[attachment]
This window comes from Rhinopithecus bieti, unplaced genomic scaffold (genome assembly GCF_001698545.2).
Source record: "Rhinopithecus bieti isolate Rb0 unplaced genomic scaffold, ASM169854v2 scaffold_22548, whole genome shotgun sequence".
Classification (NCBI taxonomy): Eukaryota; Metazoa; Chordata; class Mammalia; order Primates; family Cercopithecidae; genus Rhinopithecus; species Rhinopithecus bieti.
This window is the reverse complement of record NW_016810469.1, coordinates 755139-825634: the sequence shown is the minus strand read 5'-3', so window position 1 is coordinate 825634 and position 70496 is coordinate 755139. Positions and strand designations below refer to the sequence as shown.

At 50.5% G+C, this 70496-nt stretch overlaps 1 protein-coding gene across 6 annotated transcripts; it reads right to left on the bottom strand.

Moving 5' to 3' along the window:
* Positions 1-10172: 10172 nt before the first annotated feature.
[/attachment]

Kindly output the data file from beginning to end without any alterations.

This window comes from Rhinopithecus bieti, unplaced genomic scaffold (genome assembly GCF_001698545.2).
Source record: "Rhinopithecus bieti isolate Rb0 unplaced genomic scaffold, ASM169854v2 scaffold_22548, whole genome shotgun sequence".
Classification (NCBI taxonomy): Eukaryota; Metazoa; Chordata; class Mammalia; order Primates; family Cercopithecidae; genus Rhinopithecus; species Rhinopithecus bieti.
This window is the reverse complement of record NW_016810469.1, coordinates 755139-825634: the sequence shown is the minus strand read 5'-3', so window position 1 is coordinate 825634 and position 70496 is coordinate 755139. Positions and strand designations below refer to the sequence as shown.

At 50.5% G+C, this 70496-nt stretch overlaps 1 protein-coding gene across 6 annotated transcripts; it reads right to left on the bottom strand.

Moving 5' to 3' along the window:
* Positions 1-10172: 10172 nt before the first annotated feature.